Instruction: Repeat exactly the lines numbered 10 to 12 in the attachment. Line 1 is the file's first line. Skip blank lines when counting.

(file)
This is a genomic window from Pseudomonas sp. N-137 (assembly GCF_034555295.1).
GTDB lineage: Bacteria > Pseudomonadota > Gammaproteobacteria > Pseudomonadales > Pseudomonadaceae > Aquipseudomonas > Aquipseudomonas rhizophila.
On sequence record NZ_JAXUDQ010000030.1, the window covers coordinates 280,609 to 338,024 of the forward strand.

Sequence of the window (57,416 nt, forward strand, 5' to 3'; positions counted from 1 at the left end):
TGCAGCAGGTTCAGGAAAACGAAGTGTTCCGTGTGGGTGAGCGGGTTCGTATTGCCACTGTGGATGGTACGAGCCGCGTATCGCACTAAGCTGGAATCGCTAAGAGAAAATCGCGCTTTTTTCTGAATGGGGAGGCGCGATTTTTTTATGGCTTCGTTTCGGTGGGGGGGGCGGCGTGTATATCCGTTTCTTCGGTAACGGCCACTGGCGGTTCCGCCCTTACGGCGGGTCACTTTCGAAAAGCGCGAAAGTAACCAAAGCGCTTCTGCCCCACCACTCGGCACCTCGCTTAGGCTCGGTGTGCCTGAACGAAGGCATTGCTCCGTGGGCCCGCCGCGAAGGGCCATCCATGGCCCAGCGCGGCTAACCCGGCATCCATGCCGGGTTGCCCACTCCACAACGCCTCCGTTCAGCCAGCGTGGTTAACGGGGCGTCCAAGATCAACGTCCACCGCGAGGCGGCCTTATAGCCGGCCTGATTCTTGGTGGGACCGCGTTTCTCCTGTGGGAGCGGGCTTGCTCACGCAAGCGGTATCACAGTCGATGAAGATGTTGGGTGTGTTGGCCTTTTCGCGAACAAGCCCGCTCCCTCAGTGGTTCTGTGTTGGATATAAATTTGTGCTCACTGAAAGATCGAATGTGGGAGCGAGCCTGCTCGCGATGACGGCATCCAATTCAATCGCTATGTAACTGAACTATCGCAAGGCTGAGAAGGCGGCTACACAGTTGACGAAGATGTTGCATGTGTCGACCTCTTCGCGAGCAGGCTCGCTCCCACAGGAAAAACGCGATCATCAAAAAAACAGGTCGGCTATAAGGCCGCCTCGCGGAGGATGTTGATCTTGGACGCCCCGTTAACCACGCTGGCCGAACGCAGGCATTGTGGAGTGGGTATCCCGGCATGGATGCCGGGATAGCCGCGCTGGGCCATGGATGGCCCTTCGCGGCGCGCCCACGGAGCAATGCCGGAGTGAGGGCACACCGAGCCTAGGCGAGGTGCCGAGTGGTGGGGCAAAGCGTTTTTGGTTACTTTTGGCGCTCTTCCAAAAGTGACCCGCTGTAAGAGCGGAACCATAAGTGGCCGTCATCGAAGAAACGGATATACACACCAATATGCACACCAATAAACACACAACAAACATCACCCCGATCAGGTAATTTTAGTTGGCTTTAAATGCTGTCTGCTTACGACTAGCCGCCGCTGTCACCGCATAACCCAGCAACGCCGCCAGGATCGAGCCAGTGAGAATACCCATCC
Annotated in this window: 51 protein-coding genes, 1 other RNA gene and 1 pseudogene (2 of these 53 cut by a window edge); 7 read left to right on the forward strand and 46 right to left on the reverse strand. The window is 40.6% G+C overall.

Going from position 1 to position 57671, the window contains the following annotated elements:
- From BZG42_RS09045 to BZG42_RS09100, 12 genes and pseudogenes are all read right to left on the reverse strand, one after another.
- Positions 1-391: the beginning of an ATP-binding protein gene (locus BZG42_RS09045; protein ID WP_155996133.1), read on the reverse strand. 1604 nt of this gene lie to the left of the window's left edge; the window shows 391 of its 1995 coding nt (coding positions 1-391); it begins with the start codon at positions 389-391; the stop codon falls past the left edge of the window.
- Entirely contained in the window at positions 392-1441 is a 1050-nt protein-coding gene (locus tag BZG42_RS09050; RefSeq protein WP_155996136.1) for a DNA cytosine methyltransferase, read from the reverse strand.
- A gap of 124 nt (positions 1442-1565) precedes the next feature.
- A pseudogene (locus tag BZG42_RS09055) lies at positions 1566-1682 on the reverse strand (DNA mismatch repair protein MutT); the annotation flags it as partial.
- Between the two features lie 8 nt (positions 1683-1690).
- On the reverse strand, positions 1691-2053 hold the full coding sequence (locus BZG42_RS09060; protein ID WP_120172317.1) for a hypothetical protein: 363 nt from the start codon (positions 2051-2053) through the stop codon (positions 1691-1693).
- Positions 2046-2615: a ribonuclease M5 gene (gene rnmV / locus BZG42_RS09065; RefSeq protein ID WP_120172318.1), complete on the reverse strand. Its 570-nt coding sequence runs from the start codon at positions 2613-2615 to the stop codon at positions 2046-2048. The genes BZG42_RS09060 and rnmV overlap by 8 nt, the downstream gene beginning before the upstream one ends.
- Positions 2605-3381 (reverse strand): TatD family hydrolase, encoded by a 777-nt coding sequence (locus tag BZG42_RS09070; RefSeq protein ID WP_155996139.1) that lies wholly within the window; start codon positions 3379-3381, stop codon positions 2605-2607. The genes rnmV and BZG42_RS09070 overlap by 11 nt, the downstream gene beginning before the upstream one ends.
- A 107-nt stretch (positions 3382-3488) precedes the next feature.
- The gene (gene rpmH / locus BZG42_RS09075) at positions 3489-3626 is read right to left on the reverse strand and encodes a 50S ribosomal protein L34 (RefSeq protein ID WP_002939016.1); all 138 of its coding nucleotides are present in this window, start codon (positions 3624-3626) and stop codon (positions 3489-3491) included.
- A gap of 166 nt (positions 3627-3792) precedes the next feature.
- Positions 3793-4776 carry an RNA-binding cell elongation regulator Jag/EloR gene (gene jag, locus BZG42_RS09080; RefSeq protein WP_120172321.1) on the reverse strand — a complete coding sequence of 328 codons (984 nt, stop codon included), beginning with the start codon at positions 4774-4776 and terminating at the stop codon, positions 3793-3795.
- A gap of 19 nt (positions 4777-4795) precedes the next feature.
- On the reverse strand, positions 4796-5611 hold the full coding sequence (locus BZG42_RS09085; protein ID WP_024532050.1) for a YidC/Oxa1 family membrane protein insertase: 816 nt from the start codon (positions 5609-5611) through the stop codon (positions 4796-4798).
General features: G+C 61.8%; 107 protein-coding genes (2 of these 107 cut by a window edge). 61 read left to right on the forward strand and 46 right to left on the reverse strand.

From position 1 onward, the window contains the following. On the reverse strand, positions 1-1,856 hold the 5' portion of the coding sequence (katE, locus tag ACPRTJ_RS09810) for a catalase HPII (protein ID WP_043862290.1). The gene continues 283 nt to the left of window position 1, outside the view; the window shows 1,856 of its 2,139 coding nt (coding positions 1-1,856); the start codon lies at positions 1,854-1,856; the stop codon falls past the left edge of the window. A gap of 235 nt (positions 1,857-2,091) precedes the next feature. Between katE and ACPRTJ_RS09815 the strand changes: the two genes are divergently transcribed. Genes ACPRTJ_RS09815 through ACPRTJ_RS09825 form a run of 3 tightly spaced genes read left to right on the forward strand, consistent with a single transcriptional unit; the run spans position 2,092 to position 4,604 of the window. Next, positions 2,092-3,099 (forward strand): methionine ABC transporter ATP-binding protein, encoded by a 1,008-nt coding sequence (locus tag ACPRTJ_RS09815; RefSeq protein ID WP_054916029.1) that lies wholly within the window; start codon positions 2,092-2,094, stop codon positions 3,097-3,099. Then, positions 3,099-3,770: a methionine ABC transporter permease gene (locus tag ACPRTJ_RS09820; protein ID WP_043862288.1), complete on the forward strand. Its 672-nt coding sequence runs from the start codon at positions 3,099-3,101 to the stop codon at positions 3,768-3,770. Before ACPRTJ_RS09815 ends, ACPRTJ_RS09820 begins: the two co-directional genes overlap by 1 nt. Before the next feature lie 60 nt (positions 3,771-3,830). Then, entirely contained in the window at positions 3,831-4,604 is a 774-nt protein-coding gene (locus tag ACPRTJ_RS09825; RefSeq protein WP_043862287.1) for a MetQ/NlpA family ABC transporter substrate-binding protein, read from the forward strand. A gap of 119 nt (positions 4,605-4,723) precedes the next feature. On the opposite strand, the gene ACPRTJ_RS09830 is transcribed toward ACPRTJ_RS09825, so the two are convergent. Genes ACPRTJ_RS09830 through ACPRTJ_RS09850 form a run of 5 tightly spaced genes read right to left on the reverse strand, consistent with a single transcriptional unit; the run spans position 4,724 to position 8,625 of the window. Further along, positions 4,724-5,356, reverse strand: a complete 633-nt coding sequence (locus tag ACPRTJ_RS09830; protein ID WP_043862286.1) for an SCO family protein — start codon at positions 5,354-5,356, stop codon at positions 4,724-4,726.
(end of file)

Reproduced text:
- Entirely contained in the window at positions 392-1441 is a 1050-nt protein-coding gene (locus tag BZG42_RS09050; RefSeq protein WP_155996136.1) for a DNA cytosine methyltransferase, read from the reverse strand.
- A gap of 124 nt (positions 1442-1565) precedes the next feature.
- A pseudogene (locus tag BZG42_RS09055) lies at positions 1566-1682 on the reverse strand (DNA mismatch repair protein MutT); the annotation flags it as partial.